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Gonorrhoea


 

What is it?

Gonorrhoea is a sexually transmitted infection. It's caused by a bacteria found mainly in semen and vaginal fluids.

How's it transmitted?

Gonorrhoea is usually passed from one person to another during vaginal, oral or anal sex, or by sharing sex toys. It can live inside the cells of the cervix, the urethra, the rectum, the throat and, occasionally, the eyes.

Gonorrhoea can also be passed from a pregnant woman to her baby.

What are the symptoms?

Gonorrhoea

 

About 50 per cent of women and 10 per cent of men who are infected will not have any obvious signs or symptoms.

Symptoms can appear any time from one to 14 days after coming into contact with gonorrhoea, or many months later, or not until the infection spreads to other parts of you body.

Women might notice:

  • Unusual vaginal discharge - this may be thin, watery, yellow or green
  • Pain when urinating
  • Lower abdominal pain or tenderness
  • Bleeding between periods

Men might notice:

  • Unusual discharge from the tip of the penis - this may be white, yellow or green, and there may be inflammation of the foreskin
  • Pain when urinating
  • Painful or tender testicles

If the infection is in the rectum or eye, you may experience discomfort, pain or discharge. Gonorrhoea in the throat usually has no symptoms.

What's the treatment?

It's important to be tested quickly if you think you might have gonorrhoea. Testing's free on the NHS from genitourinary medicine clinics, sexual health clinics, some contraception clinics and your GP.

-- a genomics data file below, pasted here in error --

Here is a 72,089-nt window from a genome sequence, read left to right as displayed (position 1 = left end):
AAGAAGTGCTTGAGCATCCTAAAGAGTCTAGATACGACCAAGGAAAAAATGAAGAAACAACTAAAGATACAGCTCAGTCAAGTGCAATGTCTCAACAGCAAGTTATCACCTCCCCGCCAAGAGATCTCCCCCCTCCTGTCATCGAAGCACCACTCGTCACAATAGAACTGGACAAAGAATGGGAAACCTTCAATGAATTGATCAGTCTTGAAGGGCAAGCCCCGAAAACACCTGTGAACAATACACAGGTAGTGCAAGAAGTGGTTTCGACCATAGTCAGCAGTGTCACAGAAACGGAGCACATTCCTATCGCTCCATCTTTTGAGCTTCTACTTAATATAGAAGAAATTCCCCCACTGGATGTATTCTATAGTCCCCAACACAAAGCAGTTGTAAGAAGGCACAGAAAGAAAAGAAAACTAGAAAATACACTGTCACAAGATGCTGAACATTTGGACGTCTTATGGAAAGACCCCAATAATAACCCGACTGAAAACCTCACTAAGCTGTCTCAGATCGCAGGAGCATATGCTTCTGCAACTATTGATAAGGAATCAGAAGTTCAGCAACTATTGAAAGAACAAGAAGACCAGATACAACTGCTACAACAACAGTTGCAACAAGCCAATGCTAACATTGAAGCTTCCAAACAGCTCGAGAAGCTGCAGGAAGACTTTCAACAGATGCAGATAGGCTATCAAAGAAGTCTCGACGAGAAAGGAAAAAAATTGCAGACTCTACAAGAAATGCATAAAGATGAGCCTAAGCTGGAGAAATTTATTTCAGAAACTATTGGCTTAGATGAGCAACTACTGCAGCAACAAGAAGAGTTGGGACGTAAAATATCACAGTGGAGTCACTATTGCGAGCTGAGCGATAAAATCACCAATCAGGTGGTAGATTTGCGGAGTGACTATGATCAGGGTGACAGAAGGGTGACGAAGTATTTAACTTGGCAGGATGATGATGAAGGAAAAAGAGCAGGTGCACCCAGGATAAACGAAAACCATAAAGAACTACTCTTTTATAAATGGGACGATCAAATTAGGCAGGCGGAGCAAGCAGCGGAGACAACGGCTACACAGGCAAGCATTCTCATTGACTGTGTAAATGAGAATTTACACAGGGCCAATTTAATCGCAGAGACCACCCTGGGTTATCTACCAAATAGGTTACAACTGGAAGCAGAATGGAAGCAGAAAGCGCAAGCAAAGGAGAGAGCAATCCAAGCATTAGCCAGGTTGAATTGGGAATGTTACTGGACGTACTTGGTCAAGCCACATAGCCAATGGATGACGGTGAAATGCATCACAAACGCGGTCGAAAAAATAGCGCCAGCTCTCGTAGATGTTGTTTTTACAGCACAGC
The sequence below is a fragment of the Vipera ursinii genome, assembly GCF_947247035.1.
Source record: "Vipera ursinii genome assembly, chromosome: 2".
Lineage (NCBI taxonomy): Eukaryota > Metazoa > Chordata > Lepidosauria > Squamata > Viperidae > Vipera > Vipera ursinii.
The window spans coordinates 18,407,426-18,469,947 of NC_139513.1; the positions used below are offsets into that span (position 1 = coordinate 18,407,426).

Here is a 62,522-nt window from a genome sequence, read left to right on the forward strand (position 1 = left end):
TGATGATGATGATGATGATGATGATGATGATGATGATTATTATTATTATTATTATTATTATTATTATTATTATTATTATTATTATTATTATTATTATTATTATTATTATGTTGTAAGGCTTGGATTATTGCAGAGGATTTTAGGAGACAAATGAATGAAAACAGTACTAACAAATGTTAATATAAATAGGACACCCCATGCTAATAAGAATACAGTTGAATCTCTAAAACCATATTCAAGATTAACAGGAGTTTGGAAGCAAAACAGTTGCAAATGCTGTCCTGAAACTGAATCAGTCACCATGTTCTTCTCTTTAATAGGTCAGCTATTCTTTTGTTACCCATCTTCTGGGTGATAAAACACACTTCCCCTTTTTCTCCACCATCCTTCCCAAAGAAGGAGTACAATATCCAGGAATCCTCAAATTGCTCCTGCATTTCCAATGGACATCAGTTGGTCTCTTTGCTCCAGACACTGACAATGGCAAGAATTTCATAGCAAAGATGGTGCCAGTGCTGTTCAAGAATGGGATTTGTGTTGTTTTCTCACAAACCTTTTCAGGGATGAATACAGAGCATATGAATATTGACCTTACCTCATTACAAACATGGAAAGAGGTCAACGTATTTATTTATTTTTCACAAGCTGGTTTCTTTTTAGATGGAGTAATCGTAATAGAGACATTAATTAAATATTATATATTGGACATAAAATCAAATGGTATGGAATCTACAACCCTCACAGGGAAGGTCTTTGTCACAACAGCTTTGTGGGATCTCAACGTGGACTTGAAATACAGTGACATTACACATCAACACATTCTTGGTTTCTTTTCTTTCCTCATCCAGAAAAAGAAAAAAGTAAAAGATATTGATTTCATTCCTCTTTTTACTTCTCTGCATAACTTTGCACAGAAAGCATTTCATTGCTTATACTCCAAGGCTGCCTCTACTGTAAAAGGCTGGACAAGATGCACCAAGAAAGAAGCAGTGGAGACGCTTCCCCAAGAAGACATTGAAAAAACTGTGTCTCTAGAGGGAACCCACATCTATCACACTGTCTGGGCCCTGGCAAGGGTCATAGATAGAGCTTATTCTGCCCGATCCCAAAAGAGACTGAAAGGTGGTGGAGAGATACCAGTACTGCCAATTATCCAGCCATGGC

The test for gonorrhoea is simple and painless. Either a urine test is done or a swab (like a cotton bud) is used to take a sample of cells from the vagina or urethra. If you've had anal or oral sex, a swab will be taken from your rectum or throat. Your eyes will be tested if you have conjunctivitis (discharge from the eye).

Gonorrhoea is easy to treat with a single dose of antibiotics, either by tablets or injection. The antibiotics used to treat gonorrhoea interact with the combined oral contraceptive pill and the contraceptive patch making them less effective, so check this with your doctor or nurse.

To avoid reinfection, any sexual partners should be treated too. If complications occur, another treatment might be needed.

What happens if it isn't treated?Without treatment, the infection can spread to other parts of the body causing damage and long-term health problems, including infertility.

In women, gonorrhoea can spread to the reproductive organs causing pelvic inflammatory disease. This can lead to:

  • Long-term pelvic pain
  • Ectopic pregnancy (when a pregnancy develops outside the womb, usually in the fallopian tube)
  • Blocked fallopian tubes (the tubes that carry the egg from ovary to womb)

In men, gonorrhoea can lead to painful infection in the testicles and the prostate gland. It may reduce fertility.

Less commonly, gonorrhoea can cause inflammation of the joints and tendons. Rarely, it can cause inflammation of the brain, spinal cord and heart.

Advice and support

Go to your GP, a genitourinary medicine clinic or a sexual health clinic. All services are confidential.

You can call fpa's helpline on 0845 122 8690.


Article originally published by the BBC based on information from the FPA